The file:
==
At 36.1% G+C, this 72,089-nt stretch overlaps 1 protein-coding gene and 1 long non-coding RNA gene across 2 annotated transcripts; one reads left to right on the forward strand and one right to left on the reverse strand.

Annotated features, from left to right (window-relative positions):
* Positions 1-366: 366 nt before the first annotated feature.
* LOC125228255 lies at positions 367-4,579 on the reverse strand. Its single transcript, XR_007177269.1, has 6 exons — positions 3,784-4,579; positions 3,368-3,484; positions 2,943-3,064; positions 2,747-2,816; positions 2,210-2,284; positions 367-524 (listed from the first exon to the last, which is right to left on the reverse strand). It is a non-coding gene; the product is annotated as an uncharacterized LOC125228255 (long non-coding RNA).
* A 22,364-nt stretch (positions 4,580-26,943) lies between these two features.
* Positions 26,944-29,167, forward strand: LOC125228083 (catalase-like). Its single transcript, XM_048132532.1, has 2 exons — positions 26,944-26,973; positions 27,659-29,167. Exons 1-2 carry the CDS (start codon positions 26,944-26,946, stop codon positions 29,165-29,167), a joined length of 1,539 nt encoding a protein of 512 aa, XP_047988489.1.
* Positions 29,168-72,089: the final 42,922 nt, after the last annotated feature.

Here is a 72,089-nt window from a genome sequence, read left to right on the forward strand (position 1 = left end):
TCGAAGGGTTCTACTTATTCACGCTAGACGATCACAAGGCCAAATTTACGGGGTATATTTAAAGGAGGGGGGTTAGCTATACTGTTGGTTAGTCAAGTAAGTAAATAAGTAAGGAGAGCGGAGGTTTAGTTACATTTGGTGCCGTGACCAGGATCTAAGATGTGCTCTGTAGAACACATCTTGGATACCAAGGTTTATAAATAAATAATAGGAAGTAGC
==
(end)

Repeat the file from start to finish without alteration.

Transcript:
At 36.1% G+C, this 72,089-nt stretch overlaps 1 protein-coding gene and 1 long non-coding RNA gene across 2 annotated transcripts; one reads left to right on the forward strand and one right to left on the reverse strand.

Annotated features, from left to right (window-relative positions):
* Positions 1-366: 366 nt before the first annotated feature.
* LOC125228255 lies at positions 367-4,579 on the reverse strand. Its single transcript, XR_007177269.1, has 6 exons — positions 3,784-4,579; positions 3,368-3,484; positions 2,943-3,064; positions 2,747-2,816; positions 2,210-2,284; positions 367-524 (listed from the first exon to the last, which is right to left on the reverse strand). It is a non-coding gene; the product is annotated as an uncharacterized LOC125228255 (long non-coding RNA).
* A 22,364-nt stretch (positions 4,580-26,943) lies between these two features.
* Positions 26,944-29,167, forward strand: LOC125228083 (catalase-like). Its single transcript, XM_048132532.1, has 2 exons — positions 26,944-26,973; positions 27,659-29,167. Exons 1-2 carry the CDS (start codon positions 26,944-26,946, stop codon positions 29,165-29,167), a joined length of 1,539 nt encoding a protein of 512 aa, XP_047988489.1.
* Positions 29,168-72,089: the final 42,922 nt, after the last annotated feature.

Here is a 72,089-nt window from a genome sequence, read left to right on the forward strand (position 1 = left end):
TCGAAGGGTTCTACTTATTCACGCTAGACGATCACAAGGCCAAATTTACGGGGTATATTTAAAGGAGGGGGGTTAGCTATACTGTTGGTTAGTCAAGTAAGTAAATAAGTAAGGAGAGCGGAGGTTTAGTTACATTTGGTGCCGTGACCAGGATCTAAGATGTGCTCTGTAGAACACATCTTGGATACCAAGGTTTATAAATAAATAATAGGAAGTAGC